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Better Off Ted-The Lawyer, the Lemur and the Listener- I recently discovered there were a couple of episodes of this wonderful show I never watched, so I checked this show and it reminded me of how a show can still find a niche in TV’s golden age using the conventions of 90’s workplace sitcoms cranked up to absurdity. Where Better off Ted fits on the pantheon of great TV is hard to say, but it deserves to be in the discussion of greatest workplace comedies ever (and I’d like us to have a discussion about that question down below!).
The series has The Company (represented by Portia de Rossi’s Veronica who is both a willing accomplice and an enthusiastic cheerleader) as its main antagonist and one of the sources of comic depth on the show is that the full extent of The Company’s evil is never really known. For all we know, Veridian is just as likely to be responsible for fueling some dictator’s genocidal fever dream as it is to develop legitimate scientific progress, and the employees just have to grin and bear it because, hey it’s a job. It’s more a extreme dystopic version of the questions those who work in large companies often ask about their corporate overlord’s intentions. On the whole, however, the show generally splits the difference between kooky bureaucracy a la Mike Judge and serious 1984-ish noodle horror.
The show’s main plot features Veronica and Ted decide to exploiting Rose’s friendship with the daughter of an HR employee to get advanced intel on company firings. The site of SWAT teams rushing into take out newly fired employees while two men gently carry the firee while he’s still sitting at the desk is the kind of incongruent humor the show thrives off. It’s an unusual plot in that Ted and Veronica, ordinarily on opposite ends of the spectrum, find a mutual goal they’re both equally invested in (at least for a while). It’s equally interesting that Ted seems to pay a price (in the form of being tasered) for temporarily joining Team Veronica.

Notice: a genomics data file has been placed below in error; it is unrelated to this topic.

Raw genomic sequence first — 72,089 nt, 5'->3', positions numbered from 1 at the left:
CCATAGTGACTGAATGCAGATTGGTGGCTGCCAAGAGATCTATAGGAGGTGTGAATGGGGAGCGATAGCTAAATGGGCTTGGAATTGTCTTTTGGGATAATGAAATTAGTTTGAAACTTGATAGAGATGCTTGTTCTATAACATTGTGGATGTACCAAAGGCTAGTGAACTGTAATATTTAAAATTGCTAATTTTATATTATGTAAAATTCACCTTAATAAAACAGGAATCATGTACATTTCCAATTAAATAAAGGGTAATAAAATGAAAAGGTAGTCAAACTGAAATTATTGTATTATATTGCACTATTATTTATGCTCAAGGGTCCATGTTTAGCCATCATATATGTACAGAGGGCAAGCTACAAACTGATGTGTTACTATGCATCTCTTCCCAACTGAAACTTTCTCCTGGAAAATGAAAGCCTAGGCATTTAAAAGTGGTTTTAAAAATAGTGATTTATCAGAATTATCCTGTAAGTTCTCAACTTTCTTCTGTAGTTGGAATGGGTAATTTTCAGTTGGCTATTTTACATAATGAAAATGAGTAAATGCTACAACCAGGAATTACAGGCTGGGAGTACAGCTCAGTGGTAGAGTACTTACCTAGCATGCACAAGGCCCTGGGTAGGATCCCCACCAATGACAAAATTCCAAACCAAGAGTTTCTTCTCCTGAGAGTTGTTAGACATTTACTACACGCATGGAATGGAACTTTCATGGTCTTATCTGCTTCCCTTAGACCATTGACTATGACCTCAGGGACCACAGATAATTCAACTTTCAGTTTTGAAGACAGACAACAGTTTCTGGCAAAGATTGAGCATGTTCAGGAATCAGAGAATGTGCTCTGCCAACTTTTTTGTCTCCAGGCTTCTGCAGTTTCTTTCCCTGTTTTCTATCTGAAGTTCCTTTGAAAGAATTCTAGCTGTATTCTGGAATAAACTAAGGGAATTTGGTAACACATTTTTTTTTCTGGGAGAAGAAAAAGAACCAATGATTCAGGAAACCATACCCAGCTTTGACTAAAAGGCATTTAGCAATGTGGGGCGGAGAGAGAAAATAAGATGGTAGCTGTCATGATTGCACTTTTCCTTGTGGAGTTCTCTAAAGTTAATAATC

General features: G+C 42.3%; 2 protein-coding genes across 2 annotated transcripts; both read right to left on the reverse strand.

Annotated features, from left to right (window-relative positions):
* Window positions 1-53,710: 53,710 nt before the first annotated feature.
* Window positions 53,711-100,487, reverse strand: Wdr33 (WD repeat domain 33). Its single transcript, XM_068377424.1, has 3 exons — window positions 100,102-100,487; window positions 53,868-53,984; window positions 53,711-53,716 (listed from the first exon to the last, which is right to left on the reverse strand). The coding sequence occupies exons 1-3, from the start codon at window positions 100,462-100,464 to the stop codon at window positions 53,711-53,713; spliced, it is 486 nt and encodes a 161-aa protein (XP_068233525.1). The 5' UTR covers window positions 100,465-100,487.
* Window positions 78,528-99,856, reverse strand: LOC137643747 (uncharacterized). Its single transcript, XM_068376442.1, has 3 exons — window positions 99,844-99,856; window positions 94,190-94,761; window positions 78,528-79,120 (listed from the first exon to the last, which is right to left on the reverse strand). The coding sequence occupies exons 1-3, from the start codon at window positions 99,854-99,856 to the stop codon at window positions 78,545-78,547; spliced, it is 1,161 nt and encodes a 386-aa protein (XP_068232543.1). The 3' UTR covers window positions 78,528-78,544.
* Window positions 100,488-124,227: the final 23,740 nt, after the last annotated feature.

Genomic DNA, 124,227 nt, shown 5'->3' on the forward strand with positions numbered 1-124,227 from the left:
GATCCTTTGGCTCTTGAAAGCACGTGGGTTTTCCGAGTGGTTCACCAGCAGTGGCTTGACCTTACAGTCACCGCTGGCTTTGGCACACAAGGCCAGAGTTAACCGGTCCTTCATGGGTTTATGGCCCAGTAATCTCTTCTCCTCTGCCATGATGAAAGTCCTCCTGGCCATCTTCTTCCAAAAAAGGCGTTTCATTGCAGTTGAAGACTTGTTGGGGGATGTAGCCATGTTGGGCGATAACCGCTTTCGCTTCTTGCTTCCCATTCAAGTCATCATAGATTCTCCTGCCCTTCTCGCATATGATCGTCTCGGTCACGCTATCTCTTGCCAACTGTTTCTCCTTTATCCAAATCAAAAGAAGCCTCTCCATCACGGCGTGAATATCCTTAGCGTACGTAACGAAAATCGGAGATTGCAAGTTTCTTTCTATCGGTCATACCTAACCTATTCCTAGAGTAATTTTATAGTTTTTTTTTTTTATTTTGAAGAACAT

The B-plots are pretty thematically disparate and it’s not really a distraction since they’re both strong and take up the appropriate amount of screen time. Linda writes a children’s book with a lemur (a fancy word for monkey) that is accidentally based on Phil and while trying to clear the legal hurdle, she discovers she has a larger problem: The company owns everything she makes on company property.
The third plot shows Lem (funny in retrospect watching Malcolm Barrett playing a nerd, huh?) starts a tryst with a lawyer. Apparently the company is ok with this, but he gets billed for it since the lovemaking is on company time. This is another bureaucracy gone haywire situation that’s largely played for an absurdist laugh.
Coherence is kind of weak here, but it’s still a memorable episode